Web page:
Is it time to bond with KLIC?
Thursday night, after the market close, wire bonder maker Kulicke & Soffa Industries, Inc. (KLIC) raised its outlook for its fiscal third quarter and full year.
The Singapore-based company now expects revenue for the June quarter to come in at the high end of the previously provided revenue guidance between $235 million and $245 million. In addition, management said it is looking for full-year (fiscal years end September) revenue to be $790 million, plus or minus $25 million, representing approximately 26% year-over-year growth.
If you recall, back in February, the company blew out the first quarter by $0.10 and raised second-quarter guidance. In early May, K&S did it again. The company beat the second quarter by $0.06 and increased third-quarter guidance. And now management has raised third-quarter and fourth-quarter guidance.
Higher levels of semiconductor unit growth are driving the strength in the business.
Kulicke & Soffa operates in the less glamorous backwoods of the semiconductor equipment industry. The company is known for manufacturing wire-bonding machines that are used to connect the semiconductor die to the outside world. A typical 300mm wafer holds approximately 148 20mm x 20mm dies. Each die needs to be carefully removed from the underlying substrate, glued into a package and wired to the outside world using microscopic gold or copper filament.
As die size has shrunk, K&S has had to invent new ways to connect these tiny chips to the outside world. Over the last few years, the company has introduced several new advanced packaging techniques. While a small part of revenue right now, those techniques are poised to be a larger part of the company's total revenue.
As the sheer number of semiconductors grows, the amount of packaging needed for those chips keeps growing. As die get impossibly small, the equipment industry needs increasingly complex methods to connect those chips to the outside world.
According to VLSI Research and Gartner, there were 3.0 trillion semiconductors manufactured in 1995. That number reached 14 trillion in 2014 and is expected to grow to 23 trillion by 2020. Overall, semiconductor units are expected to increase 9% through 2020. All those chips need some kind of package and K&S is there to help.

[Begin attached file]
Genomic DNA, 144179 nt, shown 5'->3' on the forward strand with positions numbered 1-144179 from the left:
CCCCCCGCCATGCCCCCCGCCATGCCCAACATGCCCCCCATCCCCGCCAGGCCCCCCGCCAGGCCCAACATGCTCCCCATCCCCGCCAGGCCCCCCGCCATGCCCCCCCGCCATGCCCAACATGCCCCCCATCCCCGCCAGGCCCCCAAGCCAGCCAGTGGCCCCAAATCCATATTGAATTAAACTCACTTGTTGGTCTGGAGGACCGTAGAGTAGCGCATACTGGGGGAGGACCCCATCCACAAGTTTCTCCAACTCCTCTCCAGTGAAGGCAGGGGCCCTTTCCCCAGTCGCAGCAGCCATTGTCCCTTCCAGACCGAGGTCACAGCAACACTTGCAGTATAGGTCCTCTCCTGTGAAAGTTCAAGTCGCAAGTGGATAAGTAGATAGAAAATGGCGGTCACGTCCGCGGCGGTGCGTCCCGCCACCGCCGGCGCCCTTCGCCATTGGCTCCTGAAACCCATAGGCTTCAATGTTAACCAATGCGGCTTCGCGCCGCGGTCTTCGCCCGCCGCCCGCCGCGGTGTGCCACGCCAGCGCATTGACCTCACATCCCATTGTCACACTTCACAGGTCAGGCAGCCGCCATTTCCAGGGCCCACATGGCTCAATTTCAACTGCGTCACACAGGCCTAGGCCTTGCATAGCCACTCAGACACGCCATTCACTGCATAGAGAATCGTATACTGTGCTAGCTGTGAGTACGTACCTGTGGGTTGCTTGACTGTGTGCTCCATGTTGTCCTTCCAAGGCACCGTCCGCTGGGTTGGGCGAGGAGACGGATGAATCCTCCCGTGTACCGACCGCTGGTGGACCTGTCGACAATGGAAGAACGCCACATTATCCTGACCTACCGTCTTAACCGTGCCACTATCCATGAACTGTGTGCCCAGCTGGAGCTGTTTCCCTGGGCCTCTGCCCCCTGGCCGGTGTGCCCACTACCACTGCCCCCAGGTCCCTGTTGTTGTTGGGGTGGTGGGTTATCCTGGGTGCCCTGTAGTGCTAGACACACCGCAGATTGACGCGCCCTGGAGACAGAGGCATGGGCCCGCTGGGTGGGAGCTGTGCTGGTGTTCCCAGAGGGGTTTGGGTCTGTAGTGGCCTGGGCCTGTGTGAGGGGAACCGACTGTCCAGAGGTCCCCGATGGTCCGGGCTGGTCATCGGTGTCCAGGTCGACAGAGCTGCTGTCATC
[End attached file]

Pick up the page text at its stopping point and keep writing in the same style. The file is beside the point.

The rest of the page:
According to company estimates, there are 145,000 wire-bonding machines in the field. Approximately 80% of all semiconductors are still wire bonded. K&S estimates it has 60% of the wire-bonding market with an installed base of over 90,000 machines.
As tech companies cram more chips into increasingly sophisticated devices, semiconductor dies need to shrink. The market for advanced packaging is expected to grow from $450 million in 2016 to $900 million by 2020.
The core back-end assembly business, such as wire and wedge bonders, is expected to increase from $780 million to $850 million and electronic assembly to $700 million from $300 million.
The company believes its served available market will grow from $1.53 billion in 2016 to $2.45 billion by 2020.
KLIC stock has had a tremendous run. In the latest 52-week period, the shares are up 70%. But the shares have run into congestion and formed a double top at $23.
According to stock market technicians, a double top could lead to a dramatic reversal in the share price. If the technicians are right, the stock could slide down to $16 -- or about 20% from current levels.
Tech investors often use Kulicke & Soffa as a leading indicator of semiconductor demand. When chip demand falls, K&S is often the first to feel the effects as fewer wafers are processed through its machines. Orders for consumables like die saws and wire begin to fall and, finally, equipment orders are cancelled.
It's easier to cancel equipment orders from K&S than it is from say Applied Materials, Inc. AMAT since Kulicke's machines are a lot easier to manufacture and have much shorter lead times to delivery.
I think the double top in the stock indicates tech investors believe semiconductor sales are slowing. Historically, KLIC has been a very difficult stock to trade. Right now, I would stay on the sidelines.